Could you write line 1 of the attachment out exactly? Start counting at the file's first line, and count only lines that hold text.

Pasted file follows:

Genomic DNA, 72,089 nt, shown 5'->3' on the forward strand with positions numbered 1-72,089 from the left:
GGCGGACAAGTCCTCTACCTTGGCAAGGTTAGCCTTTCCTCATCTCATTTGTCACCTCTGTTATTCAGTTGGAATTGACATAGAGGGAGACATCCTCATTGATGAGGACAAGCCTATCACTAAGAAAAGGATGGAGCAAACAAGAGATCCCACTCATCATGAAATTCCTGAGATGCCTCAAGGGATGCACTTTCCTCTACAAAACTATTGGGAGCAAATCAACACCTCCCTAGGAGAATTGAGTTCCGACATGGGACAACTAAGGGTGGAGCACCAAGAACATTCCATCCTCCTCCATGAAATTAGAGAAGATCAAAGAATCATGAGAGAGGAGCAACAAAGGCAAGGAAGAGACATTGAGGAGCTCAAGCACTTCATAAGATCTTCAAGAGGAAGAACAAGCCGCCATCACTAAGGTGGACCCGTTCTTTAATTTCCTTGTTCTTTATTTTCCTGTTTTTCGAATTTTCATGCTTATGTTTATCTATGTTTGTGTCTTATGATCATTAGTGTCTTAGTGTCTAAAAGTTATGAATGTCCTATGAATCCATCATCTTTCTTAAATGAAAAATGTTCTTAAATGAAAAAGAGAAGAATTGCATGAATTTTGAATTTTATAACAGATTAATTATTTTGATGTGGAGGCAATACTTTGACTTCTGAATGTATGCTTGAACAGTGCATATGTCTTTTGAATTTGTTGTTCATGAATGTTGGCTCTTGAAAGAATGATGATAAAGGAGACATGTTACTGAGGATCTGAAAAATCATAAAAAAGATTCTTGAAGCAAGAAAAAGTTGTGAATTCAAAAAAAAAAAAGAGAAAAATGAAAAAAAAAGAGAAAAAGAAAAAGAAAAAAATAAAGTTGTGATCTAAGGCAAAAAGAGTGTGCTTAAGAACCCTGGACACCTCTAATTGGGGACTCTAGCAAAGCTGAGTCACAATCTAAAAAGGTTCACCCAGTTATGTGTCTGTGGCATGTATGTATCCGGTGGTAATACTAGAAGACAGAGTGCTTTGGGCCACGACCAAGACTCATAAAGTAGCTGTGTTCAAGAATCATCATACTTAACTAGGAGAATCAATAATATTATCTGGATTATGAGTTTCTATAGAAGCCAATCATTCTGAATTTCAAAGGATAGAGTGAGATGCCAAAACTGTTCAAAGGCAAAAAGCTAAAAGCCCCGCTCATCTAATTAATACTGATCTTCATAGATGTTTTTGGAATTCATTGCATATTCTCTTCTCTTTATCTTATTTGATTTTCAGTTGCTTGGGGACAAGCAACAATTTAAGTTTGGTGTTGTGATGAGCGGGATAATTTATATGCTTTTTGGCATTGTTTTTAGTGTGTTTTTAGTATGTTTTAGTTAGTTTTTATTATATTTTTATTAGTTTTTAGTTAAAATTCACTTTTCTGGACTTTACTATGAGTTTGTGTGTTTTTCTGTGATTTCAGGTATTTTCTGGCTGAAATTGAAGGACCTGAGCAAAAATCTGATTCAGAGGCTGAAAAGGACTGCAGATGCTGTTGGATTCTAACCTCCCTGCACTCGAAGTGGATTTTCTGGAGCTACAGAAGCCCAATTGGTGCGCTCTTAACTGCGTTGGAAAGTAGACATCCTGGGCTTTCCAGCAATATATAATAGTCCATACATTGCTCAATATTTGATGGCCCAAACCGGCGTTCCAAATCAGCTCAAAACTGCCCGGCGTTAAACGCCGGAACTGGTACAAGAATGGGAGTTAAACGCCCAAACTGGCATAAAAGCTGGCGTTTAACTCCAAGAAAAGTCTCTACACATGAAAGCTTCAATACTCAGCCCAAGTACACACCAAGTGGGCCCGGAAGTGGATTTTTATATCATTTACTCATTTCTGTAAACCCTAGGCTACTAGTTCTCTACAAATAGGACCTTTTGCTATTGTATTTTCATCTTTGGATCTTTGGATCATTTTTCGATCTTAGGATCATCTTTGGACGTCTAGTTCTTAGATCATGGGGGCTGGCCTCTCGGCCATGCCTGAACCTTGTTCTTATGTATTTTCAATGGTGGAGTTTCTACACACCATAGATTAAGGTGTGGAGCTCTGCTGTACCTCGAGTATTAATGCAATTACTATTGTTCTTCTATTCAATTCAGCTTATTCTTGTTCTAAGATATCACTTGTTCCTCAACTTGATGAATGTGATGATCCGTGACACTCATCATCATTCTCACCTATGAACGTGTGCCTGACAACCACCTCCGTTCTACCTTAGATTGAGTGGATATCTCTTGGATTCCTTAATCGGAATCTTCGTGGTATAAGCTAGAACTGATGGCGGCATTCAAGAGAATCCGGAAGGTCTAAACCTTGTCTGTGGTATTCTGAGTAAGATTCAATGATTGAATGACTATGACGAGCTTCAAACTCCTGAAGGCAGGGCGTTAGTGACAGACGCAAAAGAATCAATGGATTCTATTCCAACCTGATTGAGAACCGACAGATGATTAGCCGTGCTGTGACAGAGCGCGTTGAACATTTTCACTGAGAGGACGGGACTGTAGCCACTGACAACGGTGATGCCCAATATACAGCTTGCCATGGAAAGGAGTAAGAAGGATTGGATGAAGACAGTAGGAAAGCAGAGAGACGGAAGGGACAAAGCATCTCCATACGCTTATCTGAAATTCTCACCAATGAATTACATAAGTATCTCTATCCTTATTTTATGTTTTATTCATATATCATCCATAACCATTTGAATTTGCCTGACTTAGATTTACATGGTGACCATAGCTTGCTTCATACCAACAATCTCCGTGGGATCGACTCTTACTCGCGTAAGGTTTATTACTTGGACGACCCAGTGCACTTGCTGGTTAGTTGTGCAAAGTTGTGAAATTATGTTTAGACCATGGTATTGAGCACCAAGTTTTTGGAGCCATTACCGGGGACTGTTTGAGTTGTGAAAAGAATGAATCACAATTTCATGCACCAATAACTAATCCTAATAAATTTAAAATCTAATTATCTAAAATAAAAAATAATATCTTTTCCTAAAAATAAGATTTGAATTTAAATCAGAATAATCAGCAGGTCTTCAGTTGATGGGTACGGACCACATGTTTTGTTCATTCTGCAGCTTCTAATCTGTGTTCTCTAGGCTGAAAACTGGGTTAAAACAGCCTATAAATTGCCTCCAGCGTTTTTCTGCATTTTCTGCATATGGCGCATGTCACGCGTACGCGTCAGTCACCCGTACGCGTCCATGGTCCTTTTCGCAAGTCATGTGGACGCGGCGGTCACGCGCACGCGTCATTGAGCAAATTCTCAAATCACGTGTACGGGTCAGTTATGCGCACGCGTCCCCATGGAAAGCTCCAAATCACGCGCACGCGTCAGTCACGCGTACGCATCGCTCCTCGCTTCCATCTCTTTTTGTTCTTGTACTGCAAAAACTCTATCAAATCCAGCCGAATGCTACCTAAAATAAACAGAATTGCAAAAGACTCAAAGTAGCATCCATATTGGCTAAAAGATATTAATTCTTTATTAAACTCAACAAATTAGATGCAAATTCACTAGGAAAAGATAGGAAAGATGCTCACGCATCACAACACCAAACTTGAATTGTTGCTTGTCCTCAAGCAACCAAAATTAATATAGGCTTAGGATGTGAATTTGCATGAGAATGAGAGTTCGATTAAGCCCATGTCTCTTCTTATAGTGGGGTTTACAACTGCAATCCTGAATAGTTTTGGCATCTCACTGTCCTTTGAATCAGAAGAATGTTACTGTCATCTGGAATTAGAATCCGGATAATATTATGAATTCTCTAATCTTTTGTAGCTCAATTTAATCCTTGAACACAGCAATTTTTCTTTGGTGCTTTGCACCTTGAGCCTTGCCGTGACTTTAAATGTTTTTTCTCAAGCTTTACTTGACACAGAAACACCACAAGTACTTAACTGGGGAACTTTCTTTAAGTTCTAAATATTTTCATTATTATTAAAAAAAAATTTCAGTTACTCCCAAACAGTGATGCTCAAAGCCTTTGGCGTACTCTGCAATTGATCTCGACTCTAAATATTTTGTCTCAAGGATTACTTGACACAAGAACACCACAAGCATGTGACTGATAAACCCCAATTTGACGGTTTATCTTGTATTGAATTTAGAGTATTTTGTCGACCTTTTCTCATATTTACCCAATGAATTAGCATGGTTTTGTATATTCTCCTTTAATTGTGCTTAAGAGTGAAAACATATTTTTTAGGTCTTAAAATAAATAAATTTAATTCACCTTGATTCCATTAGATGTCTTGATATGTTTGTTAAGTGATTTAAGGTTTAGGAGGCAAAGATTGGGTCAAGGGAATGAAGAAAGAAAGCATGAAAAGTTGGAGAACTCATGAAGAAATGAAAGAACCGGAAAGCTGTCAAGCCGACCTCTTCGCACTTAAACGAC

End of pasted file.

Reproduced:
Genomic DNA, 72,089 nt, shown 5'->3' on the forward strand with positions numbered 1-72,089 from the left: